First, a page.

But GE's not to blame for that.  It was the times.  Women knew then that, with rare exceptions, if they wanted a career, they could choose between teaching and nursing.  General Electric was actually being surprisingly open-minded in encouraging girls to think about becoming scientists.

Things got better, later.  Not perfect by any means.  But better.

And as always . . .

I'll be on the road tomorrow.  I'm taking the train to Ontario for SFContario.  I was a goh there last year and it was great.  This year Gardner Dozois is the editor guest of honor and SFContario is the Canadian national convention, so it'll be even greater.

If you see me, be sure to say hello.  Or bonjour, as the case may be.


Tuesday, November 15, 2011

Easy Money

My apologies for a second day without a picture.  I'm prepping for SFContario.

One of the side effects of being a science fiction writer is that you're constantly coming up with items that you think would make a lot of money . . . if you only had the connections to bring them to market.

Here's one.  For all I know, it may already exist.  But if so, I've never seen it:  Frames for calling cards.  Nobody's asking for 'em.  But I can't help but think that if they were available businesspeople would buy them.

Let's say an elaborate silver frame for a single card, and four-, eight-, and sixteen-card frames for greater numbers.  The single frame you'd reserve for Desmond Tutu's business card, or Ursula K. Le Guin's or Gene Wolfe's.  The larger frames you'd use for the cards of all four Rolling Stones, eight Nobel Prize winners, or all the Supreme Court and the seven lawyers who pushed through the decisions of which you most enthusiastically approve.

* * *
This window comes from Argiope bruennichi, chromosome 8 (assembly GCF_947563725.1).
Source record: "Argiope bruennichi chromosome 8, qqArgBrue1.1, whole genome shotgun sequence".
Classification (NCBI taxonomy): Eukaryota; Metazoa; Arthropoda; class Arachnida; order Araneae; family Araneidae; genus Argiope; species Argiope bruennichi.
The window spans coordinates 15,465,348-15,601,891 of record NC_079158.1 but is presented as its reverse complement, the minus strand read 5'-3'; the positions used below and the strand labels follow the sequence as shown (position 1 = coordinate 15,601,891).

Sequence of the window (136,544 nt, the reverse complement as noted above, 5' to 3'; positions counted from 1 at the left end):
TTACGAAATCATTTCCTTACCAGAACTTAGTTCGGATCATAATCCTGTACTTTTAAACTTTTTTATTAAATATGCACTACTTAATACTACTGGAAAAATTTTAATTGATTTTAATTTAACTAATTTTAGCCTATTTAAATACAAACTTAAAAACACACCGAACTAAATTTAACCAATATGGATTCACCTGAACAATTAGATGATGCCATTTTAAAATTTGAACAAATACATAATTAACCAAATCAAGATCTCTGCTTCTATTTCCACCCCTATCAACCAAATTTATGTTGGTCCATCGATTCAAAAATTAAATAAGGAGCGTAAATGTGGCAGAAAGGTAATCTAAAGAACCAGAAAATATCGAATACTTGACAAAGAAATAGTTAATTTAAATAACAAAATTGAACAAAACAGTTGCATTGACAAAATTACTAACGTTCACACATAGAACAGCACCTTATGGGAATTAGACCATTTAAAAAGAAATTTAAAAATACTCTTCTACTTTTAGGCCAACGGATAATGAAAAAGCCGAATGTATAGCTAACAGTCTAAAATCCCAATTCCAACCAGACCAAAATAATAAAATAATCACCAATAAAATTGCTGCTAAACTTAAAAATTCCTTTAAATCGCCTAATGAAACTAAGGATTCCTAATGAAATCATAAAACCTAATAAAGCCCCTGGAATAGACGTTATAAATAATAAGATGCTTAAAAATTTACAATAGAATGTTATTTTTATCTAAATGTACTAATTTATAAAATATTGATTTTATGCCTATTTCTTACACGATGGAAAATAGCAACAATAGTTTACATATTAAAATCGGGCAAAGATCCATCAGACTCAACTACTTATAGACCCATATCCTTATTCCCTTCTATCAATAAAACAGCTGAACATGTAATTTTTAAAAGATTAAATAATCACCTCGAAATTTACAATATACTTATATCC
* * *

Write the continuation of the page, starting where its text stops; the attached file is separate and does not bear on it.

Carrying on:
Let's face it.  Business cards are all about status and prestige.  Surely, showing off that Steve Jobs or Germaine Greer felt obliged to hand you that rectangle of cardboard is worth overspending on a designer frame.

If you have the connections, take this idea and run.  Make a fortune with it.  You have my blessing.


Monday, November 14, 2011

Emergency Monday Post

If you've been reading this blog since forever, as so few have, you know that I do not guarantee to post every day or even every other day but only on two days, Monday and Friday -- if at all possible.

Today, alas, I almost failed you.